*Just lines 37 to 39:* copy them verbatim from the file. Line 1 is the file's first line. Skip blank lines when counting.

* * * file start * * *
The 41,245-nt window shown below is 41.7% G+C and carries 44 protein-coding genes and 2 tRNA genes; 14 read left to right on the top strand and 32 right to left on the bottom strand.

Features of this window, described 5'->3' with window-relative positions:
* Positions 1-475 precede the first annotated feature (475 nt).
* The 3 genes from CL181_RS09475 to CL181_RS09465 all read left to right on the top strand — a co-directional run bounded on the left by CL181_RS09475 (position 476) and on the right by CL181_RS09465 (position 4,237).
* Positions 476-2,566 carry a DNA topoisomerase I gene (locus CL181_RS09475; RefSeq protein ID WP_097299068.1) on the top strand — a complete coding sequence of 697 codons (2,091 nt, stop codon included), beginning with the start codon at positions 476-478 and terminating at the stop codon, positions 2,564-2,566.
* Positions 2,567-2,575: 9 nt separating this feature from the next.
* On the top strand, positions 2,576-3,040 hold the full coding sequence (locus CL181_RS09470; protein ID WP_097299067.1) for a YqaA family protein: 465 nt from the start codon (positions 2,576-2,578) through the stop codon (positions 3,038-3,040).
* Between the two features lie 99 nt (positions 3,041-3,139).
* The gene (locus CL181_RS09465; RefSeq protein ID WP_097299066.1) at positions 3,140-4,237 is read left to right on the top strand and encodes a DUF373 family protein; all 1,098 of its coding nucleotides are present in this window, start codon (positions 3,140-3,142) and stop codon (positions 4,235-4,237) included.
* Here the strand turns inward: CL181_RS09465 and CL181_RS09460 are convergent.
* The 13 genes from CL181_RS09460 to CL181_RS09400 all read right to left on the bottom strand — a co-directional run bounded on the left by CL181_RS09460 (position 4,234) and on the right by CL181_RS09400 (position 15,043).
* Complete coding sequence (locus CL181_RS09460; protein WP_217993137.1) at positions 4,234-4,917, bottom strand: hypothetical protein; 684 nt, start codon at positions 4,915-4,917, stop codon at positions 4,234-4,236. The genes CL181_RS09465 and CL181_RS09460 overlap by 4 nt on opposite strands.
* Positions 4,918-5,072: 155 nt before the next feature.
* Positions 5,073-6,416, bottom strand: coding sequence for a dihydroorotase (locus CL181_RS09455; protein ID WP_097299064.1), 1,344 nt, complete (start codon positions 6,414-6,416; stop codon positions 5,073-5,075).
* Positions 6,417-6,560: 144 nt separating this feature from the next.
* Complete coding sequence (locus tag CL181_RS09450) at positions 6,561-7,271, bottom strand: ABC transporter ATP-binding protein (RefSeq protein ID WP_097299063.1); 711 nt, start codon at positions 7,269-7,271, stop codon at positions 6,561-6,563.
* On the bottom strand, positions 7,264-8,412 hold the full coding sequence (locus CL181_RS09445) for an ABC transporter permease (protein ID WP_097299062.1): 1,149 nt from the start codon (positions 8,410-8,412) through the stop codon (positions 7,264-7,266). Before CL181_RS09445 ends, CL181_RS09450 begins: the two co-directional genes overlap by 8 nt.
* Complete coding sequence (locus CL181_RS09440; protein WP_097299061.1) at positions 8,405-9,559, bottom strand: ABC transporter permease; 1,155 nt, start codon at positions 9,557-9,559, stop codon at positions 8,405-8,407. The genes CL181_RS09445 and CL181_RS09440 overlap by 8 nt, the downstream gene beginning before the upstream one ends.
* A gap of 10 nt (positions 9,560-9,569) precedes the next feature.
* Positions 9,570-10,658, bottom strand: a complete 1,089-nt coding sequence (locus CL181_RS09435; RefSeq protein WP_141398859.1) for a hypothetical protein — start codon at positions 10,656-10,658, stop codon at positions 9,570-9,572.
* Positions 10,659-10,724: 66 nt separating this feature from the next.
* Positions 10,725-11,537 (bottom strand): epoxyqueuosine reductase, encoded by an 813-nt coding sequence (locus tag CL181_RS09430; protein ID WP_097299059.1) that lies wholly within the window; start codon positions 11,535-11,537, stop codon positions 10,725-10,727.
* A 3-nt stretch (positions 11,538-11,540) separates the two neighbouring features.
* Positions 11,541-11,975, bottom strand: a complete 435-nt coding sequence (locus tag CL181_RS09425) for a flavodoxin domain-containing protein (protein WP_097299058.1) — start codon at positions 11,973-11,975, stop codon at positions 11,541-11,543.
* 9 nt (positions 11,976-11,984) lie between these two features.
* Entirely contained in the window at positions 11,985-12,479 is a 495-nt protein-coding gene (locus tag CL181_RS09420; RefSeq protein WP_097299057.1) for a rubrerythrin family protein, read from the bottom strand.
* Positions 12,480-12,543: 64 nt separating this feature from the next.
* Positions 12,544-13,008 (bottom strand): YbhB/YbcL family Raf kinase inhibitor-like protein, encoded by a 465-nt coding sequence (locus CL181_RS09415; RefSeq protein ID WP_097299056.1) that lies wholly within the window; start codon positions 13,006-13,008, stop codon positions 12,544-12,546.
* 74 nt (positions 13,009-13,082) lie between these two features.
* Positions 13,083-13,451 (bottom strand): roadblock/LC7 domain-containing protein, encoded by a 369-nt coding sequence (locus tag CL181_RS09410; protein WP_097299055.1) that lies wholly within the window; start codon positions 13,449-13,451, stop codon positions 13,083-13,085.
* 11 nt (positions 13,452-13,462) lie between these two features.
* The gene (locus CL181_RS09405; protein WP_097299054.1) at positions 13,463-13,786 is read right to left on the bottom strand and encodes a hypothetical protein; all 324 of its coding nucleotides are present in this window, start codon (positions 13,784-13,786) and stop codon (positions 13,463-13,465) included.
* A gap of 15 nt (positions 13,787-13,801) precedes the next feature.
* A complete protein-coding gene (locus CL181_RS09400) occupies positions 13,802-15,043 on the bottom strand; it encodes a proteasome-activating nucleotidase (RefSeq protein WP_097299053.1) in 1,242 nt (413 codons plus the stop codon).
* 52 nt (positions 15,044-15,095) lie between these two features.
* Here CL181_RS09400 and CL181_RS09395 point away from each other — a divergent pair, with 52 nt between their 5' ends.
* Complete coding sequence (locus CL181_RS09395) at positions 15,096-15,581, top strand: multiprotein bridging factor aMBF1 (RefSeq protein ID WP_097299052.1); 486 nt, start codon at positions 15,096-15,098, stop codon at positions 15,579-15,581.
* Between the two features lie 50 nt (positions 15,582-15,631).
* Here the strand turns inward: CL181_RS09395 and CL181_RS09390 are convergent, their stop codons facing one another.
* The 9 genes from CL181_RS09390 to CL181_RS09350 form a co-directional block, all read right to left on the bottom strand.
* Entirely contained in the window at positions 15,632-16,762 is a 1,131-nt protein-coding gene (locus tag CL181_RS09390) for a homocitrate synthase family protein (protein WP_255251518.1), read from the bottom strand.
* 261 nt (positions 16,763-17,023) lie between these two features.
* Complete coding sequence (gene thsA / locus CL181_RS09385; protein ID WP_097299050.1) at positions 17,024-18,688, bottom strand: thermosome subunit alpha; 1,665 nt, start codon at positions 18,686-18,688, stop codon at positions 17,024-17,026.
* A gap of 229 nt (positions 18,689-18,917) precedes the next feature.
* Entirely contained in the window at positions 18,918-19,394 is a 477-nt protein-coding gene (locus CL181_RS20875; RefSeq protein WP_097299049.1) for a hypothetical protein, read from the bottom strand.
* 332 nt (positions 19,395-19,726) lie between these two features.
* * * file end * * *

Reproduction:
* Complete coding sequence (locus CL181_RS09395) at positions 15,096-15,581, top strand: multiprotein bridging factor aMBF1 (RefSeq protein ID WP_097299052.1); 486 nt, start codon at positions 15,096-15,098, stop codon at positions 15,579-15,581.
* Between the two features lie 50 nt (positions 15,582-15,631).
* Here the strand turns inward: CL181_RS09395 and CL181_RS09390 are convergent, their stop codons facing one another.